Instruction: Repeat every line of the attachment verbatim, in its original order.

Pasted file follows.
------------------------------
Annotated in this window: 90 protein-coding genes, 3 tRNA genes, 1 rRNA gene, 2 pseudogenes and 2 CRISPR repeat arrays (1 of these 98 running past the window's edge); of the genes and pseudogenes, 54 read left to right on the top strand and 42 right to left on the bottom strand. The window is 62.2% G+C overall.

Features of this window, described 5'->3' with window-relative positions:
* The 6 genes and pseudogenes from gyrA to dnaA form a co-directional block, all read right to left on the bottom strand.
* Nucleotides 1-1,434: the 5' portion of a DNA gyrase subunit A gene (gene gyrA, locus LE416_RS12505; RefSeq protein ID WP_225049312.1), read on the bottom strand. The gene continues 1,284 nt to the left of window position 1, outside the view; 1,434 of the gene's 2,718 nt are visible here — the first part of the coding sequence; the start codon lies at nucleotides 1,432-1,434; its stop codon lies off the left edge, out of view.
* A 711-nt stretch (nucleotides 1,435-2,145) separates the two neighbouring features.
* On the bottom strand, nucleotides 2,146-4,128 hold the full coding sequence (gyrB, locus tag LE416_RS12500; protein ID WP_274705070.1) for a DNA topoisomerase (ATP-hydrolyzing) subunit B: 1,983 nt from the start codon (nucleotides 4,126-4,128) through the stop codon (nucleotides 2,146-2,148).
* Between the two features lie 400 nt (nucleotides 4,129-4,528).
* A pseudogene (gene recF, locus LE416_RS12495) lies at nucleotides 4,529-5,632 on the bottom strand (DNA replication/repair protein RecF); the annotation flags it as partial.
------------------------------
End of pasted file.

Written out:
Annotated in this window: 90 protein-coding genes, 3 tRNA genes, 1 rRNA gene, 2 pseudogenes and 2 CRISPR repeat arrays (1 of these 98 running past the window's edge); of the genes and pseudogenes, 54 read left to right on the top strand and 42 right to left on the bottom strand. The window is 62.2% G+C overall.

Features of this window, described 5'->3' with window-relative positions:
* The 6 genes and pseudogenes from gyrA to dnaA form a co-directional block, all read right to left on the bottom strand.
* Nucleotides 1-1,434: the 5' portion of a DNA gyrase subunit A gene (gene gyrA, locus LE416_RS12505; RefSeq protein ID WP_225049312.1), read on the bottom strand. The gene continues 1,284 nt to the left of window position 1, outside the view; 1,434 of the gene's 2,718 nt are visible here — the first part of the coding sequence; the start codon lies at nucleotides 1,432-1,434; its stop codon lies off the left edge, out of view.
* A 711-nt stretch (nucleotides 1,435-2,145) separates the two neighbouring features.
* On the bottom strand, nucleotides 2,146-4,128 hold the full coding sequence (gyrB, locus tag LE416_RS12500; protein ID WP_274705070.1) for a DNA topoisomerase (ATP-hydrolyzing) subunit B: 1,983 nt from the start codon (nucleotides 4,126-4,128) through the stop codon (nucleotides 2,146-2,148).
* Between the two features lie 400 nt (nucleotides 4,129-4,528).
* A pseudogene (gene recF, locus LE416_RS12495) lies at nucleotides 4,529-5,632 on the bottom strand (DNA replication/repair protein RecF); the annotation flags it as partial.